Pom Poko – Review

Pom Poko:

Original Release Date: July 16th, 1994

Reviewed by: Tom

Looks more like you’re living in a garden with a detached house.

Synopsis: 1960s Japan. Like much of the post-war world, life is booming. With that comes development. A group of Tanuki, living peacefully in Tama Hills, become threatened as Japan’s need to expand its suburban development extends into their homeland. The forest is chopped down and the ground paved over. Flashing forward thirty years the Tanuki have turned on each other, fighting among themselves for the diminished food and resources available to them. But at the urging of Oroku, the Matriach of the Tama Hills Tanuki, the group ceases hostilities and unifies in an effort to bring an end to the continued suburban development. The plan is to use the ancient art of Tanuki transformation to infiltrate and sabotage the development projects. But can a group of mischievous Tanuki really stop man’s charge toward expansion and progression?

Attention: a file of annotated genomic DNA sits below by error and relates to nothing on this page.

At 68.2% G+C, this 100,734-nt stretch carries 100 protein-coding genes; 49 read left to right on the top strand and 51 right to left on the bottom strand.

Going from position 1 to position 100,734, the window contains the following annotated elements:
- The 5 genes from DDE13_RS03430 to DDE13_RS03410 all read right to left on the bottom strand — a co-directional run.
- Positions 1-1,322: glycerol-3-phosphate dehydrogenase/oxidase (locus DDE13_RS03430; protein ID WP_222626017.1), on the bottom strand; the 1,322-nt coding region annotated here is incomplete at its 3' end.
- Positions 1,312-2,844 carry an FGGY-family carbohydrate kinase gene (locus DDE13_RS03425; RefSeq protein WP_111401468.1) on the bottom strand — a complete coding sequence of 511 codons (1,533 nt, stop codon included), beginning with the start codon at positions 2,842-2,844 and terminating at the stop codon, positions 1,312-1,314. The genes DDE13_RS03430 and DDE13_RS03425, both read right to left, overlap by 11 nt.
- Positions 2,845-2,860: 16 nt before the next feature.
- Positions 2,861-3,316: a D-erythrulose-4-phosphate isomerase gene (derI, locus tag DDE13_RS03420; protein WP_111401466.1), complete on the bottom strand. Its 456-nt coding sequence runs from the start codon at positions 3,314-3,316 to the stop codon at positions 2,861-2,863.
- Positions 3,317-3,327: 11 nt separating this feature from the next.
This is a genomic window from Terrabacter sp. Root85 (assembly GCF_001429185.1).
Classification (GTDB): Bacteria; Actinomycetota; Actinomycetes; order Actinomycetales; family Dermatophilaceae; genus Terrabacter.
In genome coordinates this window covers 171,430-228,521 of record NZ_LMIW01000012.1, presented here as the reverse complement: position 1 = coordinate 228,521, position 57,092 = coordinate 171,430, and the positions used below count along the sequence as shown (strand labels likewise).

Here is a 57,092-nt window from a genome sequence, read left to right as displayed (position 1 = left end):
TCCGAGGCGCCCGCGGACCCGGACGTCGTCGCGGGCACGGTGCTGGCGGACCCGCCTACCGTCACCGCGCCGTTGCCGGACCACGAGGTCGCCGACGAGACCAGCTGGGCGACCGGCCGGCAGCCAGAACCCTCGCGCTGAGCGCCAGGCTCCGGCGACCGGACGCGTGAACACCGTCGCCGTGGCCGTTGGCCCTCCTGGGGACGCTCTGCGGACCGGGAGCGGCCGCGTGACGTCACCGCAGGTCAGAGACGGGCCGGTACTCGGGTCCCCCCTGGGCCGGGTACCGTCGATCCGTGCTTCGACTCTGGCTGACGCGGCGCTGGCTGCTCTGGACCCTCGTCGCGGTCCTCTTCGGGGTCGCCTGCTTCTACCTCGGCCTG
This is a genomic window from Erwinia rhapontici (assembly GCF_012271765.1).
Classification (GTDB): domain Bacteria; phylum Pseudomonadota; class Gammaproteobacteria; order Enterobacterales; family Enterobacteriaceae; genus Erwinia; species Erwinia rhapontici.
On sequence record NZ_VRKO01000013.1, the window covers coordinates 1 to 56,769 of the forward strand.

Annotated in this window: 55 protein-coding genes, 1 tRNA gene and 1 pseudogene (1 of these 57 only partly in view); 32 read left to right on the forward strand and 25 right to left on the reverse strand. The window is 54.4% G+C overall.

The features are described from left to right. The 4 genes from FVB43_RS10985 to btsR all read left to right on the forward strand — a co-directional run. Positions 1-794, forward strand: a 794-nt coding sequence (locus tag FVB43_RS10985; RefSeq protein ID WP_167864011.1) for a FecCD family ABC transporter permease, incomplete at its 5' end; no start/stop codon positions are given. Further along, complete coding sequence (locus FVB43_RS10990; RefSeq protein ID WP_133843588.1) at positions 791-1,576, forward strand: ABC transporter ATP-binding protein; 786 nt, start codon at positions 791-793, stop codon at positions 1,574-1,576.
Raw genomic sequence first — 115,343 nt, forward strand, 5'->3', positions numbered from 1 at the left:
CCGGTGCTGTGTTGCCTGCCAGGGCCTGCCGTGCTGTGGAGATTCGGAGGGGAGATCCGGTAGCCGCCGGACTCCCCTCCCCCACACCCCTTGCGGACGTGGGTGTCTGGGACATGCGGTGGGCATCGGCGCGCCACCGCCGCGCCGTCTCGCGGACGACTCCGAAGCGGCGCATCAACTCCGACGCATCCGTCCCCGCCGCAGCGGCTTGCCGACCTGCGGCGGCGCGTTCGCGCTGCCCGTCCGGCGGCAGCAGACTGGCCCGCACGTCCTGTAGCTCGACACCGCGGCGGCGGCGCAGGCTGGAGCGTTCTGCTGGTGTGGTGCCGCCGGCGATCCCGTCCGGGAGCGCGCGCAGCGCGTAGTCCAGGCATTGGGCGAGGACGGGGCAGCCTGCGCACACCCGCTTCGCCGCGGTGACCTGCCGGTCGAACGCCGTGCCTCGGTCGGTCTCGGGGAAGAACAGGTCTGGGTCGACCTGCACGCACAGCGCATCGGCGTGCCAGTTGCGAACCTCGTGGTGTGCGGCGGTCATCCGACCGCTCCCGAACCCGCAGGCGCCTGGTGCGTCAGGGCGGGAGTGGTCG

Review (Warning: Some Spoilers to Follow):

Pom Poko is probably one of Ghibli’s odder films, jumping between a whimsical and cartoonish depiction of the Tanuki’s blight with the more grounded, realistic, and harsh reality of man’s ever need to expand and its effect on these poor creatures. The effect begins with Pom Poko’s constant juggle between animation styles. The film opens with a detailed and realistic depiction of the Tanuki as man encroaches on their country side, gradually taking the land from these poor creatures and turning them against one another as they’re forced to fight for what little land they have left. It feels like a Japanese version of Watership Down, that is until the Tanuki take on a more anthropomorphic appearance and, when the film truly gives into its whimsy, sometimes a truly cartoonish depiction that eliminates all detail the other two styles utilize.

Even the animal kingdom isn’t free from the ravages of war.

The art is superb, particularly the more realistic sequences that bring to life the plight of the Tanuki. It’s during these sequences when the film is most poignant, offering up the dark horrors of man’s carelessness for wildlife. The film never dwells too long on this, rather morbid, subject. Instead for the majority of its run time Pom Poko instead becomes light-hearted and whimsical in both animation and tone. We watch as the Tanuki fight back against man often utilizing methods more hilarious and silly than violent. And in the rare case when the film does delve into violence its glossed quickly, rarely lingering on the repercussions of these actions.  The serious message is there, buried under a fun facade that keeps the audience from turning away.